“Out, Out”: Commentary on Macbeth?
Topic: Out, Out analysis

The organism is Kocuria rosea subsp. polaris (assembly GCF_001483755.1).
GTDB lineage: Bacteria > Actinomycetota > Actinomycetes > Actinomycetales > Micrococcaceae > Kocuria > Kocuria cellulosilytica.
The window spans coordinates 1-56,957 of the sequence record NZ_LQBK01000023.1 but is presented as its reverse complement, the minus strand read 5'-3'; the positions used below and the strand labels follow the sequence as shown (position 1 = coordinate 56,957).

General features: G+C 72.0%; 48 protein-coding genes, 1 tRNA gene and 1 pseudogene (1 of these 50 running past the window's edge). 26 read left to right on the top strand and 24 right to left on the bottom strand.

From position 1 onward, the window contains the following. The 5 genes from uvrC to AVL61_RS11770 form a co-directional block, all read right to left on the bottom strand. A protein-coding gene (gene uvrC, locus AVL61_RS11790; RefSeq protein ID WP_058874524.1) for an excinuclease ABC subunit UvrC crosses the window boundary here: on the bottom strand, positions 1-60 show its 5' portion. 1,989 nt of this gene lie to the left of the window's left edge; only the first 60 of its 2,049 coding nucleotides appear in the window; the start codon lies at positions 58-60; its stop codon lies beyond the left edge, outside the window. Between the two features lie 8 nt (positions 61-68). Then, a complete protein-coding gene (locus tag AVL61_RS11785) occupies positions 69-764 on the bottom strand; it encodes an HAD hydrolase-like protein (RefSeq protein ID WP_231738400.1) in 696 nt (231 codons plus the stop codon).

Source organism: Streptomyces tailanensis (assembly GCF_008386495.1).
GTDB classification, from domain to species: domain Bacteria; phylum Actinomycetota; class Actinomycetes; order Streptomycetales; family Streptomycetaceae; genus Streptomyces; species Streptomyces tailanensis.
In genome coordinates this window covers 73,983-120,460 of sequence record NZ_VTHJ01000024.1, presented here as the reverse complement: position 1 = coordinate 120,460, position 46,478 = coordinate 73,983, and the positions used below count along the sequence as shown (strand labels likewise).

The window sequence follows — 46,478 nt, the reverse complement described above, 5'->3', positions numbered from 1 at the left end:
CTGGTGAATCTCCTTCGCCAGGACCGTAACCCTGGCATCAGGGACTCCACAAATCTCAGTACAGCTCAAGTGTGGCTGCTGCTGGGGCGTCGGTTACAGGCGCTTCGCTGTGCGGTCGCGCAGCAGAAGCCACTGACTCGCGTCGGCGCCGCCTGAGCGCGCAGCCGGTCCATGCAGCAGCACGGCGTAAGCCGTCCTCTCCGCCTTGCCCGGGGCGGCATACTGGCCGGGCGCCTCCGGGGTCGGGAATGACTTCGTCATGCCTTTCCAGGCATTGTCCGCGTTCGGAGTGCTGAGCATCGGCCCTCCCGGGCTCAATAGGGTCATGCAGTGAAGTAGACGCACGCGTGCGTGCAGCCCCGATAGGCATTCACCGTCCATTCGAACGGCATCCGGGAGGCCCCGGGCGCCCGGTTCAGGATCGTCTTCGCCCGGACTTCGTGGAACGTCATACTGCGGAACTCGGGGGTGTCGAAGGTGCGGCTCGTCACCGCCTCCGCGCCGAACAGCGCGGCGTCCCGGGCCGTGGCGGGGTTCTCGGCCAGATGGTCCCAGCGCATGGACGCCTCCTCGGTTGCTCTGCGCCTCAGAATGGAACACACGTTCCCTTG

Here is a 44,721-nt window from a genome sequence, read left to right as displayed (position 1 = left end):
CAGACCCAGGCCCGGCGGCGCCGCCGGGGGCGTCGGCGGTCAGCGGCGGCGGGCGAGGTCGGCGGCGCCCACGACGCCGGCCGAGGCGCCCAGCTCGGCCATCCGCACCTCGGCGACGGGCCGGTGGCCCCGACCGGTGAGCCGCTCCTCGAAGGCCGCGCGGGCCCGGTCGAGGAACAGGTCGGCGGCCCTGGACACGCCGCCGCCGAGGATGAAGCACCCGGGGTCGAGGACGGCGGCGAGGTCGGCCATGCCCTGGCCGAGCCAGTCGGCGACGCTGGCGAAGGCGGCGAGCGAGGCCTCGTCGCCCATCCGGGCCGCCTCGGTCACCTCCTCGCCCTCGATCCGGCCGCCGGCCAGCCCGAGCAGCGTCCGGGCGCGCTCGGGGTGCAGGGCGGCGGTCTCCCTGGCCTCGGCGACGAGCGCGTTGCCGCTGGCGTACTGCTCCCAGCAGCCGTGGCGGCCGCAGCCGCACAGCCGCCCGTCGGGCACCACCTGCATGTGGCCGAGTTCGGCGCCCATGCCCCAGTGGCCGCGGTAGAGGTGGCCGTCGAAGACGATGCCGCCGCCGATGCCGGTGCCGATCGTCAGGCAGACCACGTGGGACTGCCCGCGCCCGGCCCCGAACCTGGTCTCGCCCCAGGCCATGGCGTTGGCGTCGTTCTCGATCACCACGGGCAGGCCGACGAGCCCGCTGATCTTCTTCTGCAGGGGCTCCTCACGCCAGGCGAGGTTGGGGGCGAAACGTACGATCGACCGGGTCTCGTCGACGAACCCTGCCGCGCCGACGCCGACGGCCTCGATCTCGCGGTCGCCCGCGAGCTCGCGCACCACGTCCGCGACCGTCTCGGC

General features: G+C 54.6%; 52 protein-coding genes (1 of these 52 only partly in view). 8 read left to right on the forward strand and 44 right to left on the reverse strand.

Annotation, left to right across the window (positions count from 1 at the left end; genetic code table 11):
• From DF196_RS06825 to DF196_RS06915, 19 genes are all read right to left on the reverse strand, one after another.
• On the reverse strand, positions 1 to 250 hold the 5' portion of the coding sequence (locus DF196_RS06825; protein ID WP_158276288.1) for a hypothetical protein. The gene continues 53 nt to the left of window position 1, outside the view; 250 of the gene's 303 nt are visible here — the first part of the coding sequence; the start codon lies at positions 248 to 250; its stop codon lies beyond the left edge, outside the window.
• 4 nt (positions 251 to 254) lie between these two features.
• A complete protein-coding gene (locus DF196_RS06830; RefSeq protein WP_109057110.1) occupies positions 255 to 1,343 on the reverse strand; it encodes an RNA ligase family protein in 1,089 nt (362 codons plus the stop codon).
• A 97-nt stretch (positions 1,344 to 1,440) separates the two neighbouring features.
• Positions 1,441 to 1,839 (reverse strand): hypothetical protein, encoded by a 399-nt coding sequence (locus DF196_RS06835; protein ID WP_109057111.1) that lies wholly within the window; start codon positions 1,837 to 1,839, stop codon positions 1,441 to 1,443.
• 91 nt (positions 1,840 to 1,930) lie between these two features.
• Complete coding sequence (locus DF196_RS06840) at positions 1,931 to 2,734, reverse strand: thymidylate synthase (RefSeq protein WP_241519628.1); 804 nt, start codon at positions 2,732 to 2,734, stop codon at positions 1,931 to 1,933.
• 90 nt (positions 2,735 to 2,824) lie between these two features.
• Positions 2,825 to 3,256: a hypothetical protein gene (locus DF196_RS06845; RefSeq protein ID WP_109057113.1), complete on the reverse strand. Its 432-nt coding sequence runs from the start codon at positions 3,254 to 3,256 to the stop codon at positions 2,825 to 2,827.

"Out, Out--" by Robert Frost is a poem about a young boy who dies as a result of cutting his hand using a saw. Frost utilizes personification, imagery, variation, and blank verse in sentence length to display various feelings and perceptions throughout the poem so the read can depict a clear picture of this scenario. Frost also makes a reference to Macbeth's speech in the play Macbeth by Shakespeare which is somewhat parallel to the occurrences in "Out, Out-." The poem begins by describing a young boy with a "buzz-saw" in the mountains of Vermont in the late afternoon. The sun is setting and the boy's sister calls him to come for "Supper." At the word supper the buzz-saw comes alive and cuts the boy’s hand on accident. Immediately realizing that the doctor might amputate his hand, he asks his sister to make sure that it does not happen. It is too late by the time the doctor arrives, and the boy's hand is already lost. When the doctor gives him anesthetic, he falls asleep and never wakes up again. The last sentence of the poem, "since they (the boys family and the doctor) were not the one dead, turned to their affairs" shows how people move on with their life in a way conveying the idea that people only care for themselves, although the boy’s death is tragic. Frost uses repetition and line variation, when talking about the saw. Frost uses repetition when the words "snarled and rattled" are repeated several times throughout the poem to help build an image of the saw's movements. Frost's variation in the lengths of his sentences almost reflects the boy's life for when the boy is still alive and healthy, the lengths of Frost's sentences are much longer then they are when the boy is dying. This causes to the reader to realize how great a tragedy the boy’s death really is as a life so young came to a gruesome end. The stylistic devices Frost uses...
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